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The Arts and Cultural Diversity

Jun 15th, 2003 | By Jatinder Verma

Immigrant, ethnic minority, asylum-seeker – slivers of insinuation separate
the meanings of each term in contemporary Britain. Ethnic minority, black and
Asian, cultural diversity – clouds of obfuscation have distinguished contemporary
arts in Britain over the past 30 years.

That I draw an analogy between socio-political and artistic terminology is
not incidental: socio-political concerns have determined arts-funding policy
for the past three decades. Ever since, in fact, the publication of Naseem Khan’s
seminal report for the Arts Council in 1976, ‘The Arts Britain Ignores’. This
year sees the launch of yet another arts initiative, designed to heap attention
on ‘culturally diverse’ arts, aptly titled ‘decibel’ (noise). Why do we need
a showcase of ethnic arts? And what noise is decibelRead the rest

Bernard Williams *

Jun 14th, 2003 | Filed by

‘He deconstructed as Derrida would do if he were cleverer and more pledged to truth,’ says the Guardian.… Read the rest

Williams in The Telegraph *

Jun 13th, 2003 | Filed by

‘He wanted a moral philosophy that was accountable not only to psychology but also to other branches of human enquiry, especially history.’… Read the rest

What the Koran Really Says *

Jun 13th, 2003 | Filed by

Ibn Warraq calls for critical thought and a sceptical attitude in reading the Koran.… Read the rest

Nonsense, Not True, Made Up, Bollocks *

Jun 12th, 2003 | Filed by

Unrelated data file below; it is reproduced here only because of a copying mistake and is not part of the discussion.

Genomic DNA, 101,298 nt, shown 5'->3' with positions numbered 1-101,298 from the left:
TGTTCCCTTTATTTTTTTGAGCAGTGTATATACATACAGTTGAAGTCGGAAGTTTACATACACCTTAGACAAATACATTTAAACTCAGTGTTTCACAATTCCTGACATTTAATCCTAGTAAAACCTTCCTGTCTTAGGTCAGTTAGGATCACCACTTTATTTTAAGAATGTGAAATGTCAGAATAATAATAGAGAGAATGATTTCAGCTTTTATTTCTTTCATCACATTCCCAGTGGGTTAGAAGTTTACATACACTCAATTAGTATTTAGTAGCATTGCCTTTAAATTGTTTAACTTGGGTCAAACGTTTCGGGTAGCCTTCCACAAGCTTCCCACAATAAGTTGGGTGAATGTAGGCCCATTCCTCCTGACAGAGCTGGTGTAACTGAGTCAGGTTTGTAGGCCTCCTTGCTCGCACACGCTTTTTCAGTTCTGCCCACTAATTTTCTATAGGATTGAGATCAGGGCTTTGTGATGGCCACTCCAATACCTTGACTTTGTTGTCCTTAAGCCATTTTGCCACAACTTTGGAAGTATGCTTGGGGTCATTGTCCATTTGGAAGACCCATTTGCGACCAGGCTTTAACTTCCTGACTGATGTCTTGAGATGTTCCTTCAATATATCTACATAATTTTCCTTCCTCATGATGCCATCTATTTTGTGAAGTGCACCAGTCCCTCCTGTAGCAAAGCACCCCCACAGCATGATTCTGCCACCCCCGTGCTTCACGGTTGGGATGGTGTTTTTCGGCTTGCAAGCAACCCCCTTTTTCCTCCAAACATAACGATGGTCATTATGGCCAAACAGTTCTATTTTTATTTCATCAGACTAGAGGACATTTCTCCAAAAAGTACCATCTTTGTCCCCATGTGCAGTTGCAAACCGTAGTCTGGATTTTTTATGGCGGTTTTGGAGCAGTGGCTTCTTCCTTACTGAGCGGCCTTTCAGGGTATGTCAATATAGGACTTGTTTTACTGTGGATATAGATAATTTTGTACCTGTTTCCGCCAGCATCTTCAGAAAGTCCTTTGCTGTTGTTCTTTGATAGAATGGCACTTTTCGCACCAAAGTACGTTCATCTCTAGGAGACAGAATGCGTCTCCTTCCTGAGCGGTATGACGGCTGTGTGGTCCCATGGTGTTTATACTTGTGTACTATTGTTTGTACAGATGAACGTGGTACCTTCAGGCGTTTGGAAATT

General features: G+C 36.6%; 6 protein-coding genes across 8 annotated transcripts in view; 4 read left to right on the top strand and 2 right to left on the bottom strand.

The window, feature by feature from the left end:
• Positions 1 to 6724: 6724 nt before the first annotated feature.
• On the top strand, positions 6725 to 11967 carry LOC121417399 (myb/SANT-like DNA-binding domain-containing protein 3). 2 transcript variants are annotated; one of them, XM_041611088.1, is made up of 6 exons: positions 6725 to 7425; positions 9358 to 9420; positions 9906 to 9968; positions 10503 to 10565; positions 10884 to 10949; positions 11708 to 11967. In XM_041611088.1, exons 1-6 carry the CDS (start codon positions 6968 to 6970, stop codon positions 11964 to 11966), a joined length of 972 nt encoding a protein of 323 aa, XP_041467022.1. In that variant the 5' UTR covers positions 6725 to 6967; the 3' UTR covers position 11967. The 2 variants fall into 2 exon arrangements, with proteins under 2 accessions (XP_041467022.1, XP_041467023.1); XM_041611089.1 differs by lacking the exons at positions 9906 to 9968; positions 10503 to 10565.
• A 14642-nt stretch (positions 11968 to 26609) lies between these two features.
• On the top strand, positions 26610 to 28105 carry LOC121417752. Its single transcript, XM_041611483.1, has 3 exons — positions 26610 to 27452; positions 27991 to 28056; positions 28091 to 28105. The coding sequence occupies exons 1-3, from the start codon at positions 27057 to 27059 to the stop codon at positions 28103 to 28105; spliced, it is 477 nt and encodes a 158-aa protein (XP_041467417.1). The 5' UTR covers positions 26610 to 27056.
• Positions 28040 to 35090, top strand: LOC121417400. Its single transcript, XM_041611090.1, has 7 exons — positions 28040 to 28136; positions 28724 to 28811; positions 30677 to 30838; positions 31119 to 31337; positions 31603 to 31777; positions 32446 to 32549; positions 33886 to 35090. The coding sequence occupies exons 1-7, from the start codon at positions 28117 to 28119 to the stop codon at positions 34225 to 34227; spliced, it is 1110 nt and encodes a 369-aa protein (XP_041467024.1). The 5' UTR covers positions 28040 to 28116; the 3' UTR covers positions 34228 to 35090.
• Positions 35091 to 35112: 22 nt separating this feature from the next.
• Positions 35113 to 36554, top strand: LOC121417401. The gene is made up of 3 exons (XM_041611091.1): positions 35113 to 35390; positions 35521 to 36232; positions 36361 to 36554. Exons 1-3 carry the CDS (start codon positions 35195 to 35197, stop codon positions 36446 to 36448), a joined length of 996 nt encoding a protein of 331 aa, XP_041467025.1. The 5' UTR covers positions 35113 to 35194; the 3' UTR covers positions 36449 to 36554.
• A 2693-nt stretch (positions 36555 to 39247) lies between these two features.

David Aaronovitch on the looting of Iraq’s antiquities and how it was reported.… Read the rest

Judgment Is Not Censorship *

Jun 11th, 2003 | Filed by

Student editors and Harvard English department not heroes but confused, says Stanley Fish.… Read the rest

The Tasaday *

Jun 10th, 2003 | Filed by

Feuds within anthroplogy, questions about authenticity, palm leaves versus T shirts.… Read the rest

Alan Wolfe on ‘Diversity’ *

Jun 10th, 2003 | Filed by

What Americans think diversity is and what they think it isn’t.… Read the rest

‘Watchdog’ versus Teachers’ Union *

Jun 9th, 2003 | Filed by

Is it discrimination to exclude disabled students who cause problems?… Read the rest

‘Watchdog’ versus Teachers’ Union *

Jun 9th, 2003 | Filed by

Is it discrimination to exclude disabled students who cause problems?… Read the rest

Hip, Relevant, In Your Face *

Jun 8th, 2003 | Filed by

Entertaining, short, punchy, fast – poetry on tv. Next up: quantum mechanics lite.… Read the rest

News Because I Only Just Now Found It *

Jun 7th, 2003 | Filed by

Francis Cornford’s Microcosmographia Academica.… Read the rest

Philosophers Useful After All? *

Jun 7th, 2003 | Filed by

They can serve as logical police, with non-contradiction for a nightstick.… Read the rest

The Arts on Television *

Jun 7th, 2003 | Filed by

Why is coverage of the arts not as good as it once was on UK television? … Read the rest

What is Elitism?

Jun 6th, 2003 | By